Does my child have ADHD, a speech delay or autism? Classic Rebroadcast

We are taking a look back at Episode 32 on our Classic Rebroadcast series. Nearly 4 years later and I am still often getting questions on how to know if it’s ADHD, a speech delay, or autism? 

Autism Signs in Babies

I cover the three steps from my free guide: Is it Autism, ADHD, “Just” a Speech Delay, or Typical Toddler Tantrums? Whether it’s autism or not isn’t as important as being an engaged caregiver who knows and understands the developmental needs of their child. 

Step 1: Know Developmental Milestones

It is your job as the parent or caregiver to know and track the development of your child. Become familiar with the milestones your child should be meeting by what age. Are they on track? How far off track are they? Are there other medical or environmental obstacles at play?

Step 2: Seek Evaluations, Assessments, and Screenings

Contact your pediatrician, and make a sick visit. You don’t have to wait until your next well visit to talk to your pediatrician about your concerns. Especially when there usually isn’t a visit between the ages of 2 and 3. You can also contact early intervention, Birth – 3 if you’re US based. Receiving standardized assessments will help you when getting an appointment with a developmental pediatrician for an autism screening.

Step 3: Learn about ABA

ABA is Applied Behavior Analysis and whether your child receives a diagnosis of autism or not, ABA can be extremely helpful in turning any behavioral or developmental concerns around. ABA is not only for kids with autism,  it is a science that can help any kid or adult. 

Autism Denial

I also touch on autism denial, as I am very open with my own denial when my husband suspected autism from my son Lucas. Autism denial is very common, especially in two-parent households where one is ready to get to work and the other just kind of shuts down. You have to pull yourself out of it if you are experiencing this denial. Seek support in my online courses and communities and don’t waste any time helping your child.

After listening to this episode whether it’s your first time hearing it or you heard it when it first aired in 2019, check back next week for our top 5 questions related to this really important topic.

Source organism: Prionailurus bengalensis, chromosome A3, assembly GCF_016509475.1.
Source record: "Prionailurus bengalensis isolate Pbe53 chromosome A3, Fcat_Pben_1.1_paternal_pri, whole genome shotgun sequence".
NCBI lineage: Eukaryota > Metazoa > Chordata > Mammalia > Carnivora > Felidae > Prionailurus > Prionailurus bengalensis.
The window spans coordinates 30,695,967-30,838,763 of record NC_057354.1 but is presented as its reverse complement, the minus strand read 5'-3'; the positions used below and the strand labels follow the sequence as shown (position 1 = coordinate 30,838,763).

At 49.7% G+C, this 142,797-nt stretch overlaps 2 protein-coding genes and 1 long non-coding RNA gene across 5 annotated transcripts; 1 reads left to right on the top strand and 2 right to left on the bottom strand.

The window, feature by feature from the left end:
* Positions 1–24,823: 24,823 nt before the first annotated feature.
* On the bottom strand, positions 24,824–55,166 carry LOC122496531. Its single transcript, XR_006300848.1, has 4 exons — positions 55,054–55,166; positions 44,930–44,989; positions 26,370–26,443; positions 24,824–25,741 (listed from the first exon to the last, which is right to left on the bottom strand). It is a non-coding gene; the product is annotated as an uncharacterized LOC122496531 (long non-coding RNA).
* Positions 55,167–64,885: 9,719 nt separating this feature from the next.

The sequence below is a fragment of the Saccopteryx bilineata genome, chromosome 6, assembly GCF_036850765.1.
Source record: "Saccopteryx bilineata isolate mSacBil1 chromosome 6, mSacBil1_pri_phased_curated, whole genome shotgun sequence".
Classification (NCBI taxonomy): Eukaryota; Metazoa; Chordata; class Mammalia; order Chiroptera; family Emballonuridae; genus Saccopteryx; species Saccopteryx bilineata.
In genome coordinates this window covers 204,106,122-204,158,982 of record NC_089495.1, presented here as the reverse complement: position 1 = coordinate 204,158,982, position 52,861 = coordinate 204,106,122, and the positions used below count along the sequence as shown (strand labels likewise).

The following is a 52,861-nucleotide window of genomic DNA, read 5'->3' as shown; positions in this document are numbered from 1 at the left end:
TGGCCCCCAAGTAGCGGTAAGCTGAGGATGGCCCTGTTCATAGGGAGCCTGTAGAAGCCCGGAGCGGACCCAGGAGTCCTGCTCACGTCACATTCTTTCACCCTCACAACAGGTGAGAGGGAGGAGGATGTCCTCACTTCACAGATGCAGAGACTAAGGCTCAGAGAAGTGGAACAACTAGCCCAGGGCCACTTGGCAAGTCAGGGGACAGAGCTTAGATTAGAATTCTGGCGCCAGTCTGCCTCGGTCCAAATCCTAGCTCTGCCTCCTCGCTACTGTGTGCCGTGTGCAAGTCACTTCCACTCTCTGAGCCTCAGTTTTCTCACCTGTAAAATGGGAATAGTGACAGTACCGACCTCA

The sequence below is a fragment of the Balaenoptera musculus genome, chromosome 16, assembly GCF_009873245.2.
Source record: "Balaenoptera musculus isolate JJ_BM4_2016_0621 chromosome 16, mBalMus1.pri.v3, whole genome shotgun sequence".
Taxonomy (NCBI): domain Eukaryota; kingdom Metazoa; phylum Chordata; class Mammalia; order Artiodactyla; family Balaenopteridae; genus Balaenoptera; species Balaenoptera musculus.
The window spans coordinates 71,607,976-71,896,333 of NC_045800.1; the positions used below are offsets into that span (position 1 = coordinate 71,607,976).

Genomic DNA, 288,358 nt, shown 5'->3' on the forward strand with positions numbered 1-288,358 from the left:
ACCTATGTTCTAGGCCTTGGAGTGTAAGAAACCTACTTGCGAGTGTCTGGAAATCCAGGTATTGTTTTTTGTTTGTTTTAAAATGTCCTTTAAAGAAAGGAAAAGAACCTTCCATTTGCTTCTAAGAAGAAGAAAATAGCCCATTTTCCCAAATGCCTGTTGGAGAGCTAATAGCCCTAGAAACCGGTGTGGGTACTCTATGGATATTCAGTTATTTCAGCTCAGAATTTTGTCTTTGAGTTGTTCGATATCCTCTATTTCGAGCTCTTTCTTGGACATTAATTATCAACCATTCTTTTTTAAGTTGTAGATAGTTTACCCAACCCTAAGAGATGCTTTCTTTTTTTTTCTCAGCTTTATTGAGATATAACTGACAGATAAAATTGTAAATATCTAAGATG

Does my child have ADHD, a speech delay, or autism? Classic Rebroadcast


  • What steps can you take when you’re seeing signs of autism?
  • How do you know if your child has autism, ADHD, or speech delay?
  • Is it autism or toddler tantrums?
  • Three steps for understanding your child’s development.
  • Can ABA work if your child doesn’t have autism?
Want to get started on the right path and start making a difference for your child or client with autism? SIGN-UP FOR DR. MARY BARBERA'S FREE TRAINING


Mary Barbera – Turn Autism Around Podcast Transcript

Transcript for Podcast Episode: 206

Does my child have ADHD, a speech delay, or autism? Classic Rebroadcast

Hosted by: Mary Barbera

Mary: You're listening to the autism around podcast episode number 206. Today we are rebroadcasting a classic podcast solo show entitled Is It ADHD, Speech, Delay or Autism? It was previously recorded and aired back in 2019 when we first started the Turn Autism Around podcast. So we are bringing it back with just a few edits, and I think it's really great information. Even though it was recorded almost four years ago. We are also going to have an episode next week where we talk about the top five questions we get about, is it autism or something else? So I think if you listen to this podcast and next week's podcast, episode 207, it will really bring you up to speed on my views in 2022 and 23 about the topic that is very important to young children with early signs of developmental delays, autism speech like and ADHD. Let's get to it.

Narrator: Welcome to the Turn Autism Around podcast. For both parents and professionals in the autism world who want to turn things around, be less stressed, and lead happier lives. And now your host, autism mom, behavior analyst and bestselling author Dr. Mary Barbera.

Is it Autism, ADHD, Speech Delay, or Toddler Tantrums?